Stability of Thin Liquid Films Evaporating into Saturated Vapor
Because of its importance in boiling heat transfer problems, the stability of a superheated thin liquid film, lying on a solid substrate and evaporating into saturated vapor, is studied. Ordinarily it is expected that the temperature at the vapor liquid interface is constant at the saturation temperature. However, due to the intermolecular forces of interaction, the boiling piont is a function of the thickness of the liquid layer. the stability analysis shows that because of the above feature, surface tension gradient driven flows and Marangoni instability can exist. However, the stabilizing influence of the surface tension augmented by the intermolecular forces, is very high. Using bulk values for the physical quantities, it is seen that most liquid films are stable due to the damping from the latent heat of vaporization, the usual values of which are excessively high for the instability to occur. Although in principle liquids may exist with adequately low latent heats or the physical properties in the thin films may differ sufficiently from their bulk values for the instability to occur, the conclusion that such films are stable appear to be general. © 1982.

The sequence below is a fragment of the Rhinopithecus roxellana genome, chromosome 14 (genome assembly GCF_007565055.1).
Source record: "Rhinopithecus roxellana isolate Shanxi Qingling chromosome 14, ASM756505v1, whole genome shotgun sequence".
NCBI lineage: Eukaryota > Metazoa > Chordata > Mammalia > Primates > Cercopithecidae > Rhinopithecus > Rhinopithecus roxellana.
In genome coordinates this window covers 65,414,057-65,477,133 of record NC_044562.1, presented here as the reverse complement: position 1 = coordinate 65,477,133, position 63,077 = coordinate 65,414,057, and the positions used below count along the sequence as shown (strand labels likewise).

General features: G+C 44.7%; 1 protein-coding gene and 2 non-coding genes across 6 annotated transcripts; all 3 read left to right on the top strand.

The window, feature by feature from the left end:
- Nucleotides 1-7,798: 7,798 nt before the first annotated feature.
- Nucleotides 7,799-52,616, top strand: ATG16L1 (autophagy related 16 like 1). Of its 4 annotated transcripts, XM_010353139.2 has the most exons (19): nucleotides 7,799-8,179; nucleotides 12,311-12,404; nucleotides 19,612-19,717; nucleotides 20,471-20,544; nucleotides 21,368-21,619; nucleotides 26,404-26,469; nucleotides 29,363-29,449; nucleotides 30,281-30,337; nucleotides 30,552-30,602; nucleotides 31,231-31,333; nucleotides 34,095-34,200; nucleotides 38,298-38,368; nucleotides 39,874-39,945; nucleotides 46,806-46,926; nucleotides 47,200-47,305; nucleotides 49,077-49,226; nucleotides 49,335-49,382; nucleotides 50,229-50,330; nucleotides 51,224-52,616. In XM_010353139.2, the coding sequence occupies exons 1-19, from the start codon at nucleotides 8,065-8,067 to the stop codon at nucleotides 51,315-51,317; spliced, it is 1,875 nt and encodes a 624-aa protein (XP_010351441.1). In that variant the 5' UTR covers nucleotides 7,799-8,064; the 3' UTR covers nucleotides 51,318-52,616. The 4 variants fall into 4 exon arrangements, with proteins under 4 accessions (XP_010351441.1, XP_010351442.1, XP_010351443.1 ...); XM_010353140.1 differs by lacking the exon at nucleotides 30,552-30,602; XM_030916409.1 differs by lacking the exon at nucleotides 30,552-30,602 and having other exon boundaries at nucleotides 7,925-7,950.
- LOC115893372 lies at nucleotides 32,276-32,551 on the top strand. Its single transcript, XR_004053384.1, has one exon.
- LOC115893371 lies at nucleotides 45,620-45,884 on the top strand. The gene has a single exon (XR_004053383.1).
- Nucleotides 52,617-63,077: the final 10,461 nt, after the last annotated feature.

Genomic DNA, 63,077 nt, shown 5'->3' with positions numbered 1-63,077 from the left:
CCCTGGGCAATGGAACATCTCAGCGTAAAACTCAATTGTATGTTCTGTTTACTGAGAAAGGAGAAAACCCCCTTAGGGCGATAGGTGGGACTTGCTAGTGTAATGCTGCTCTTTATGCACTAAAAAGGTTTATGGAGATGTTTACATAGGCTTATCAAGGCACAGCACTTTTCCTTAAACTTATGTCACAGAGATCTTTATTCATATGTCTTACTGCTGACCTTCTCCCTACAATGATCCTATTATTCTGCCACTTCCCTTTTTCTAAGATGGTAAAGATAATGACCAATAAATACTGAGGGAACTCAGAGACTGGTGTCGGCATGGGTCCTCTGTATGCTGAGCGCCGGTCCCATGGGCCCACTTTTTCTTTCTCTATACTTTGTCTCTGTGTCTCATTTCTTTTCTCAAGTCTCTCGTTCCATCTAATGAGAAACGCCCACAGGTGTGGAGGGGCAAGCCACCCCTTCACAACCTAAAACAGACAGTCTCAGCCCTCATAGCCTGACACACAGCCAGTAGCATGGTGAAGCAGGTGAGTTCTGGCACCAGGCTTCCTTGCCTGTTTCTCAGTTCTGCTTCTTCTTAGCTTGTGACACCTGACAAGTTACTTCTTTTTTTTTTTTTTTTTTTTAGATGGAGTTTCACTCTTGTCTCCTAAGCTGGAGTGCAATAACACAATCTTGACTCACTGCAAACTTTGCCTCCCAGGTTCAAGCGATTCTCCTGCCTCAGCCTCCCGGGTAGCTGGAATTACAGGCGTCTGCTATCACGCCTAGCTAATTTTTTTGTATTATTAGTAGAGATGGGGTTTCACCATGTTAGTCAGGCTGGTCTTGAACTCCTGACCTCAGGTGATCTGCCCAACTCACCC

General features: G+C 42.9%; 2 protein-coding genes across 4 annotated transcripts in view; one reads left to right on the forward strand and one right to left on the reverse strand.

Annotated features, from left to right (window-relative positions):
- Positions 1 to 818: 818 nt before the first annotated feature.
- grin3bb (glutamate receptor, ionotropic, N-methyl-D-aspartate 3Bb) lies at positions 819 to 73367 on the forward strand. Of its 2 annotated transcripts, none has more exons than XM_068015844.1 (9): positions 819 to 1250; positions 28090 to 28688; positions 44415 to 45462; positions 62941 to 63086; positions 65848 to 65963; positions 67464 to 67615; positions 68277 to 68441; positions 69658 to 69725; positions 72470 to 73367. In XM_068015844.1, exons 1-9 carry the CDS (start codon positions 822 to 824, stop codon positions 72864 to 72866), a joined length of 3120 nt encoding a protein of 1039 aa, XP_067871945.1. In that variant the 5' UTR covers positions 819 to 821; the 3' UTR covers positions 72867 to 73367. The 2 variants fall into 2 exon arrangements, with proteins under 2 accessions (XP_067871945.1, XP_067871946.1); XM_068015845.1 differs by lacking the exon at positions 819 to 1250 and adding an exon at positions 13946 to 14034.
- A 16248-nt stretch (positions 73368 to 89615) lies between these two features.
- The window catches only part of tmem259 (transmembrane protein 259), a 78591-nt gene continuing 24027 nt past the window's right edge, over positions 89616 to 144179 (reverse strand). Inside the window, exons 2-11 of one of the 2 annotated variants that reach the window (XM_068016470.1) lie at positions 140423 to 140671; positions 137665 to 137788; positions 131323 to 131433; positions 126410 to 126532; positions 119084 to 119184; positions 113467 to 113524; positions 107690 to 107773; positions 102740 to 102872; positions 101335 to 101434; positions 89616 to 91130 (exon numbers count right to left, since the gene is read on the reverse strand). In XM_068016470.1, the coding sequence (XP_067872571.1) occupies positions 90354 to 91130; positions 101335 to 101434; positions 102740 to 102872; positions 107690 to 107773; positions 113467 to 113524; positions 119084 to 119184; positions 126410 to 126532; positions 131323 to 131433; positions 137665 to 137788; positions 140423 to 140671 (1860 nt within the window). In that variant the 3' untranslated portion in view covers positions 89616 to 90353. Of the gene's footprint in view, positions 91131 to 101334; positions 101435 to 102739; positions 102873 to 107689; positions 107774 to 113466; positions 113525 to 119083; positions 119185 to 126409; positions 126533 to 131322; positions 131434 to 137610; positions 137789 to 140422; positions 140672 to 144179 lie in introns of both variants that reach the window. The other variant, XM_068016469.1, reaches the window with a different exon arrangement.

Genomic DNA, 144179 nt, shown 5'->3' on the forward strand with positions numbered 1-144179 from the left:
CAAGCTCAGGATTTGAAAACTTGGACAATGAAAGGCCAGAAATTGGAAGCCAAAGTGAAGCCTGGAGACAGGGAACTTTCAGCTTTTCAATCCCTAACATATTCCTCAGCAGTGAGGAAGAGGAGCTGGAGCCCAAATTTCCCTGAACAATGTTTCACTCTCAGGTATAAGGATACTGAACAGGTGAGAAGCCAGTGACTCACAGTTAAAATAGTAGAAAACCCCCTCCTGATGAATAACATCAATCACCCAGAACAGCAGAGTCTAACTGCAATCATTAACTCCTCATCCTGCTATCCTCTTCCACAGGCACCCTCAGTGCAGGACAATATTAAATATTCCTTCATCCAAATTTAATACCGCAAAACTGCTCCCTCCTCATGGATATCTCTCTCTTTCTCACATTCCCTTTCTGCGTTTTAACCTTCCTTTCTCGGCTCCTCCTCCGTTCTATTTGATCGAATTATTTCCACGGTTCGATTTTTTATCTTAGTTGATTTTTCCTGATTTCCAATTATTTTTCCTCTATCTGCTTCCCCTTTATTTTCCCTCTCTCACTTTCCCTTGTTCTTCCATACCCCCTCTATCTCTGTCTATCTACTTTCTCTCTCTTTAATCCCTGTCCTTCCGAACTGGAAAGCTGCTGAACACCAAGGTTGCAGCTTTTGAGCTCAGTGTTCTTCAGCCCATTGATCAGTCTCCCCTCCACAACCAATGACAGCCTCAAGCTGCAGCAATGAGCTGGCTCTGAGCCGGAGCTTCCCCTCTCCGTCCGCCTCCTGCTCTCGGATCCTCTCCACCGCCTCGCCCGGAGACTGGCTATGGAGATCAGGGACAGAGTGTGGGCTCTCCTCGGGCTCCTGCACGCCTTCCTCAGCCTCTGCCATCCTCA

P. Neogi and J. B. Berryman, "Stability of Thin Liquid Films Evaporating into Saturated Vapor," Journal of Colloid and Interface Science, Elsevier, Jul 1982.
The definitive version is available at http://dx.doi.org/10.1016/0021-9797(82)90159-X
Chemical and Biochemical Engineering
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© 1982 Elsevier, All rights reserved.